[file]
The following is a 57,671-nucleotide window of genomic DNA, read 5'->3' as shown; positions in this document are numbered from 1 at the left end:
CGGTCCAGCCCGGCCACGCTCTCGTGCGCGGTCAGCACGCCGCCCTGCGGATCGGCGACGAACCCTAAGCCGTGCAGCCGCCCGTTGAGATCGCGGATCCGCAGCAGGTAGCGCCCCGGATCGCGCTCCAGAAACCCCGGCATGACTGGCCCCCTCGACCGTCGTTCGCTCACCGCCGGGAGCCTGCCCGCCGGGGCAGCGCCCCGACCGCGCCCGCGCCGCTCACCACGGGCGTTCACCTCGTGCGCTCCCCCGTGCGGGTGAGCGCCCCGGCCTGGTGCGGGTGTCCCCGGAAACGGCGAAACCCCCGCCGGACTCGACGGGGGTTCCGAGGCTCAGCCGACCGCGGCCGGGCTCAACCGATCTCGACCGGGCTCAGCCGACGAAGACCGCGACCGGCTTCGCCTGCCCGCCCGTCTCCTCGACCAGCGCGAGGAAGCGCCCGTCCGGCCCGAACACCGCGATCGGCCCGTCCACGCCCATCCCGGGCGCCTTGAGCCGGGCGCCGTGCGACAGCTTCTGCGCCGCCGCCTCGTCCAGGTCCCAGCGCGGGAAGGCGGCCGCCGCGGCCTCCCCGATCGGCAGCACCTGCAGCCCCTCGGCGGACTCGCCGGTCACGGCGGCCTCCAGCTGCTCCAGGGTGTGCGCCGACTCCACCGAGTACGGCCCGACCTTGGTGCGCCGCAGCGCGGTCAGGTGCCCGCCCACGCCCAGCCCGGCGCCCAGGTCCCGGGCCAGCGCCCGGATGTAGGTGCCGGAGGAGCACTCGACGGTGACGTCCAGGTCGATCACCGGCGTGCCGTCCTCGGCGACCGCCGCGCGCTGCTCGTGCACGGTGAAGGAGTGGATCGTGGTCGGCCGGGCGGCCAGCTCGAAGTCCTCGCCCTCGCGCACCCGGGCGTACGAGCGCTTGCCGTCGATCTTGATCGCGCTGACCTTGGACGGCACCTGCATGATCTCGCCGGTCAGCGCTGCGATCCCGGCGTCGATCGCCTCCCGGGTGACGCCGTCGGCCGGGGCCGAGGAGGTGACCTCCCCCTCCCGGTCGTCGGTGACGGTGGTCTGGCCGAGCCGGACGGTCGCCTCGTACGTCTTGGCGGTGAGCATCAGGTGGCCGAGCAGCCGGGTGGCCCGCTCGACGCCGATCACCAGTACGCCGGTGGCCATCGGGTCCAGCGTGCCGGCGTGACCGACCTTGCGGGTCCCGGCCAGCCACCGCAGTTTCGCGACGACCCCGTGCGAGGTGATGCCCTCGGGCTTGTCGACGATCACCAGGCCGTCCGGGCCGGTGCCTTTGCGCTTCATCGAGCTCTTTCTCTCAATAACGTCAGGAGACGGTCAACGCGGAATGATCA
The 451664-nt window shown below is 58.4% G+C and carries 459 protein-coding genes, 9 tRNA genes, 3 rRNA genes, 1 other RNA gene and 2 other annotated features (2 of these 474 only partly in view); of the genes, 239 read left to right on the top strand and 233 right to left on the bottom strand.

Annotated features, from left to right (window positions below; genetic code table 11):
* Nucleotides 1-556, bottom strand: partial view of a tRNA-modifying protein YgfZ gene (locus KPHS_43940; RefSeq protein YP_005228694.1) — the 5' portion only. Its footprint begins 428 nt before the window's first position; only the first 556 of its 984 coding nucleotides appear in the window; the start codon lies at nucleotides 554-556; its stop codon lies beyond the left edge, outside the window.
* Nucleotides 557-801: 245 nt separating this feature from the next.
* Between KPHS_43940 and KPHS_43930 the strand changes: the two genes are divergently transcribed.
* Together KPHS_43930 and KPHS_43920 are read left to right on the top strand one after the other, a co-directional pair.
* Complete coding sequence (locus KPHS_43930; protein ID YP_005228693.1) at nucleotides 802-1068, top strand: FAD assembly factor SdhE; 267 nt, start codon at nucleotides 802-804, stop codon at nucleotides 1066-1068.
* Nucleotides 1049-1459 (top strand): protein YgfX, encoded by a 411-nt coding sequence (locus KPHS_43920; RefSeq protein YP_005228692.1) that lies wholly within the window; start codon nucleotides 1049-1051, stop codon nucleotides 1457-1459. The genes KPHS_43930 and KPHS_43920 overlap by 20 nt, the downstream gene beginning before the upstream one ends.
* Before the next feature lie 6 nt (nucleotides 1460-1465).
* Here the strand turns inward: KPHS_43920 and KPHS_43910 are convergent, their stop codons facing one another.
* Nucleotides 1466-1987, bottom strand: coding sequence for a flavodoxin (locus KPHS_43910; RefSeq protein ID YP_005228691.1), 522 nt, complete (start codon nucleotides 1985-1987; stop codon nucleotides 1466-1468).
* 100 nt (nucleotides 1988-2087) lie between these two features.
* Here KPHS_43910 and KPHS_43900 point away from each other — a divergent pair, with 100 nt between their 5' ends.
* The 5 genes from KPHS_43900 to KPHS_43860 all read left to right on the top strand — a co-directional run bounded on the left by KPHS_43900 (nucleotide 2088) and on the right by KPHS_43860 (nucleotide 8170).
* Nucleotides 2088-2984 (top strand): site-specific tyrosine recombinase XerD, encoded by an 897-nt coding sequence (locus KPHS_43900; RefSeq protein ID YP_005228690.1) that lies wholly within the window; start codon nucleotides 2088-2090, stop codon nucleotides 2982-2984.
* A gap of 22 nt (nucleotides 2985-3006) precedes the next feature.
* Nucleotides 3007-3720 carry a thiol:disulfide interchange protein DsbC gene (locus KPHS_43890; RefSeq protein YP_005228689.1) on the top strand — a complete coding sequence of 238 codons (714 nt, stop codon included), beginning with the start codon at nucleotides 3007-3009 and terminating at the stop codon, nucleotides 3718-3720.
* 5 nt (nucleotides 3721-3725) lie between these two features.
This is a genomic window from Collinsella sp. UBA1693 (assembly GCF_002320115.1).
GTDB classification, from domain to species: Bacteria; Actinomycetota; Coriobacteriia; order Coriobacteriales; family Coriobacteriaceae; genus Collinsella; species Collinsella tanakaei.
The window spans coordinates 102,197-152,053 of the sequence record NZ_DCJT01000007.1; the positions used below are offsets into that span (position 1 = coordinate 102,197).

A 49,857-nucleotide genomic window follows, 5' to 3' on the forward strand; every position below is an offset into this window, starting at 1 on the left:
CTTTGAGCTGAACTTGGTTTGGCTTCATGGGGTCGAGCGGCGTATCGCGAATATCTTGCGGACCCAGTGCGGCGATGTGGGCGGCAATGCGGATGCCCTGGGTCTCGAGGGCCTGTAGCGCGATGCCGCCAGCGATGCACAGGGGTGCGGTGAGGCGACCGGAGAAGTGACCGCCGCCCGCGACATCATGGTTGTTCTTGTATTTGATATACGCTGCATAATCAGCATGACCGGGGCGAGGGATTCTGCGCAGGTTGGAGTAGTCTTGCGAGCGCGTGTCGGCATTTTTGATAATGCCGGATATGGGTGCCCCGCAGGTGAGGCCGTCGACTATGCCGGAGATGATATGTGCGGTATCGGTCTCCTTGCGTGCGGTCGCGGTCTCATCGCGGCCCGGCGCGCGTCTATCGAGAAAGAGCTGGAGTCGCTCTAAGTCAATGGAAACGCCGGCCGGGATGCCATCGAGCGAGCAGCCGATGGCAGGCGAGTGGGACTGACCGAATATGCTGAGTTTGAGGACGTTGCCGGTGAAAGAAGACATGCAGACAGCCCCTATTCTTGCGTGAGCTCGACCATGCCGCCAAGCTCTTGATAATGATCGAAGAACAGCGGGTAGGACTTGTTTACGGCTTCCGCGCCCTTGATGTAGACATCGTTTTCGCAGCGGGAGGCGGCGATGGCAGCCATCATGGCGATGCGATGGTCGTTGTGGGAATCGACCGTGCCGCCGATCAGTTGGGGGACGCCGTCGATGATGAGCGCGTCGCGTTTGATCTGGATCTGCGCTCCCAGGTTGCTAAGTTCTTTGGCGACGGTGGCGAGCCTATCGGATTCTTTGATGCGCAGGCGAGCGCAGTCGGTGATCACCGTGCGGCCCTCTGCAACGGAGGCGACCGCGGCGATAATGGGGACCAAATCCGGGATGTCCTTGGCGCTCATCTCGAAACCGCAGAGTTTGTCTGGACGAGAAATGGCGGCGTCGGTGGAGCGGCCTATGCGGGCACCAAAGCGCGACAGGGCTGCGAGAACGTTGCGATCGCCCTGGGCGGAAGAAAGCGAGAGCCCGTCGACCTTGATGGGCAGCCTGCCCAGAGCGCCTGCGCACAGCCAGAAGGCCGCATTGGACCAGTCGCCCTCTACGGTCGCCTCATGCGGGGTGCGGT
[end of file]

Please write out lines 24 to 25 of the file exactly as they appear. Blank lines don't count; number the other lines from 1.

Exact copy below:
A 49,857-nucleotide genomic window follows, 5' to 3' on the forward strand; every position below is an offset into this window, starting at 1 on the left:
CTTTGAGCTGAACTTGGTTTGGCTTCATGGGGTCGAGCGGCGTATCGCGAATATCTTGCGGACCCAGTGCGGCGATGTGGGCGGCAATGCGGATGCCCTGGGTCTCGAGGGCCTGTAGCGCGATGCCGCCAGCGATGCACAGGGGTGCGGTGAGGCGACCGGAGAAGTGACCGCCGCCCGCGACATCATGGTTGTTCTTGTATTTGATATACGCTGCATAATCAGCATGACCGGGGCGAGGGATTCTGCGCAGGTTGGAGTAGTCTTGCGAGCGCGTGTCGGCATTTTTGATAATGCCGGATATGGGTGCCCCGCAGGTGAGGCCGTCGACTATGCCGGAGATGATATGTGCGGTATCGGTCTCCTTGCGTGCGGTCGCGGTCTCATCGCGGCCCGGCGCGCGTCTATCGAGAAAGAGCTGGAGTCGCTCTAAGTCAATGGAAACGCCGGCCGGGATGCCATCGAGCGAGCAGCCGATGGCAGGCGAGTGGGACTGACCGAATATGCTGAGTTTGAGGACGTTGCCGGTGAAAGAAGACATGCAGACAGCCCCTATTCTTGCGTGAGCTCGACCATGCCGCCAAGCTCTTGATAATGATCGAAGAACAGCGGGTAGGACTTGTTTACGGCTTCCGCGCCCTTGATGTAGACATCGTTTTCGCAGCGGGAGGCGGCGATGGCAGCCATCATGGCGATGCGATGGTCGTTGTGGGAATCGACCGTGCCGCCGATCAGTTGGGGGACGCCGTCGATGATGAGCGCGTCGCGTTTGATCTGGATCTGCGCTCCCAGGTTGCTAAGTTCTTTGGCGACGGTGGCGAGCCTATCGGATTCTTTGATGCGCAGGCGAGCGCAGTCGGTGATCACCGTGCGGCCCTCTGCAACGGAGGCGACCGCGGCGATAATGGGGACCAAATCCGGGATGTCCTTGGCGCTCATCTCGAAACCGCAGAGTTTGTCTGGACGAGAAATGGCGGCGTCGGTGGAGCGGCCTATGCGGGCACCAAAGCGCGACAGGGCTGCGAGAACGTTGCGATCGCCCTGGGCGGAAGAAAGCGAGAGCCCGTCGACCTTGATGGGCAGCCTGCCCAGAGCGCCTGCGCACAGCCAGAAGGCCGCATTGGACCAGTCGCCCTCTACGGTCGCCTCATGCGGGGTGCGGT